In this study, embryos and tadpoles of E. pustulosus were the most resistant to the application of the mix Roundup® Active and Cosmo-Flux®411F, while embryos and tadpoles of H. crepitans showed the greatest sensitivity. These results are in concordance with Bernal et al. (2009a), who found that larvae (stage 25) of E. pustulosus were the most tolerant to the mix GLY-41 and Cosmo-Flux, whereas H. crepitans were the most sensitive. LC50 values could not be calculated for microcosms, this due to the low mortality to exposure concentrations which were up to fourfold the highest field application rate of 3.69kg glyphosate a.e./ha. Toxicity of frog embryos and tadpoles was less in the microcosms than in laboratory tests. The reason for this may be attributed to the presence of sediments and organic matter which rapidly adsorb the glyphosate (Relyea, 2004; Tsui & Chu, 2004; Wojtaszek et al., 2004) and surfactants such as POEA (Wang et al., 2005). In addition, residues of glyphosate decline rapidly within 24h after application (Trumbo, 2005).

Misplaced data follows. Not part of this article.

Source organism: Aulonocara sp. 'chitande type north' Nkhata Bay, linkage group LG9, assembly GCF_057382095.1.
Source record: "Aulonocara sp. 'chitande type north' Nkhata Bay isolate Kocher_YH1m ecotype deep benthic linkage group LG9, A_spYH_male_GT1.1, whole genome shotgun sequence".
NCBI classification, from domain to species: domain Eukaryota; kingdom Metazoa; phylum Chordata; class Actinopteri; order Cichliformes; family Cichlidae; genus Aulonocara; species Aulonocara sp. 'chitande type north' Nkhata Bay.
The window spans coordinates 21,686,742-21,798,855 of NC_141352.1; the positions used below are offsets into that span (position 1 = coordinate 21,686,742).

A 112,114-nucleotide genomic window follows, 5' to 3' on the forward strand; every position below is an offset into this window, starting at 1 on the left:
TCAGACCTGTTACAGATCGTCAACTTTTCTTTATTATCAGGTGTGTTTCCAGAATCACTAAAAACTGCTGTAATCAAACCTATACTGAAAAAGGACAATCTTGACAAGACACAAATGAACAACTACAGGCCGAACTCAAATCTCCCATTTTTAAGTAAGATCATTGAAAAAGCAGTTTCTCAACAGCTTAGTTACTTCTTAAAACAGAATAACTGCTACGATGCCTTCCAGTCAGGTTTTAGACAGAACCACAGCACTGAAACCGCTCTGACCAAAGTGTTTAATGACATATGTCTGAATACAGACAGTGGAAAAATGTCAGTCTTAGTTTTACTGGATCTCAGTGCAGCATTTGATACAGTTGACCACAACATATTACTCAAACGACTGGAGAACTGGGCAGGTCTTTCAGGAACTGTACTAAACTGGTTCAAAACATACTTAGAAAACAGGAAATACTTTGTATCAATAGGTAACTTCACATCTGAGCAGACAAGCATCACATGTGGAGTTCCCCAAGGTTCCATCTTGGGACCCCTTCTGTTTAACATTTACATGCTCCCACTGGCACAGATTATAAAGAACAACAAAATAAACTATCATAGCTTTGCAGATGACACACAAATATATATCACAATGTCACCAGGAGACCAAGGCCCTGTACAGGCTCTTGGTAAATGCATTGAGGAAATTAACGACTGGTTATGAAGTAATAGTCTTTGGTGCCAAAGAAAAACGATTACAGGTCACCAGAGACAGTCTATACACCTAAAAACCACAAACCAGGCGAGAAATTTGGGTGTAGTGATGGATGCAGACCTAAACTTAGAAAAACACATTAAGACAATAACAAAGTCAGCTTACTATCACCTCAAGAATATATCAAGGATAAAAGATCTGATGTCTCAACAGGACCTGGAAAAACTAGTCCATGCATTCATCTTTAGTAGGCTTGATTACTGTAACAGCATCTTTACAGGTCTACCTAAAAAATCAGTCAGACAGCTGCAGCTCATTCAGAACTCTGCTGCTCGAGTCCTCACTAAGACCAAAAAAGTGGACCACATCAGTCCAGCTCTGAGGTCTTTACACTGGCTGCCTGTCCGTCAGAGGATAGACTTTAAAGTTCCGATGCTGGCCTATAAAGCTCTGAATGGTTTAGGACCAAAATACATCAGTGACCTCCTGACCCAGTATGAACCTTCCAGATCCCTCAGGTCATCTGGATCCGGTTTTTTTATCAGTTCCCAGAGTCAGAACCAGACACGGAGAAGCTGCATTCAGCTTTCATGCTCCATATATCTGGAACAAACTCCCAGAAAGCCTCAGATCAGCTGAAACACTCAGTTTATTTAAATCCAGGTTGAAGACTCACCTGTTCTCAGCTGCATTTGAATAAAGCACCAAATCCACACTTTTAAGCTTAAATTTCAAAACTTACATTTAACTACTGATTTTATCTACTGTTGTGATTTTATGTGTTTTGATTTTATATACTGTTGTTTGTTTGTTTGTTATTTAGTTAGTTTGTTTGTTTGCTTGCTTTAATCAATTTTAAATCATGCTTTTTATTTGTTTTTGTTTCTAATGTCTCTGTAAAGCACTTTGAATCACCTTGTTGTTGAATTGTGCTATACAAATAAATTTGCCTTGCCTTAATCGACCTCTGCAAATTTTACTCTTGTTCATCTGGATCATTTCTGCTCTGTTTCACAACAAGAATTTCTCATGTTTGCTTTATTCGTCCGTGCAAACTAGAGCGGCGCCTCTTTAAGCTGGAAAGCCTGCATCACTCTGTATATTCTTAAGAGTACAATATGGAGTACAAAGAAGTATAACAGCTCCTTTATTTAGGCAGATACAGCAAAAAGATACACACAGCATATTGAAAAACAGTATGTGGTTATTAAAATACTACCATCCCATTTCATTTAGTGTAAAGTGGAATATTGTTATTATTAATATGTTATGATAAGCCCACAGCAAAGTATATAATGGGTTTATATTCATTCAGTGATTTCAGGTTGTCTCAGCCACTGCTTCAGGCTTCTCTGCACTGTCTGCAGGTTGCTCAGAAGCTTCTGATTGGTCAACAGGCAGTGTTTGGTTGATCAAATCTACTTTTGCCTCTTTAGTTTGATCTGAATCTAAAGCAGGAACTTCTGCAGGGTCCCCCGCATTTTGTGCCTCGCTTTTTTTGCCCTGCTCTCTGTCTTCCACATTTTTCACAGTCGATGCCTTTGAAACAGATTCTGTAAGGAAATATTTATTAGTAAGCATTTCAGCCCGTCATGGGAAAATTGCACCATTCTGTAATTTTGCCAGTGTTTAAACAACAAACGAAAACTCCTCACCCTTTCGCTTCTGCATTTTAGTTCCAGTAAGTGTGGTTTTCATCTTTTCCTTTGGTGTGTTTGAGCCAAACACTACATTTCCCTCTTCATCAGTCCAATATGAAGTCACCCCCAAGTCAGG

Anuran embryos were less sensitive than tadpoles to the mix Roundup® Active and Cosmo-Flux®411F under the same standard laboratory conditions, with the exception of R. marina. This is consistent with Edginton et al. (2004), who found that embryos (Gosner stage eight) of Xenopus laevis., Bufo americanus, Rana clamitans and Rana pipiens exposed to glyphosate formulated Vision® were less sensitive than larvae (Gosner stage 25). The greater sensitivity to pesticides of larval stage as compared with the embryonic stage of amphibians has been also reported by Hall and Swineford (1980), Berrill et al. (1993), Berrill, Bertram, McGillivary, Kolohon and Pauli (1994), Berrill, Coulson, McGillivary and Pauli (1998), Edginton et al. (2004). Surfactants have been demonstrated to cause lysis of gill epithelial cells in the rainbow trout (Partearroyo, Pilling, & Jones, 1991), and affect the ability of the gills to maintain osmotic balance.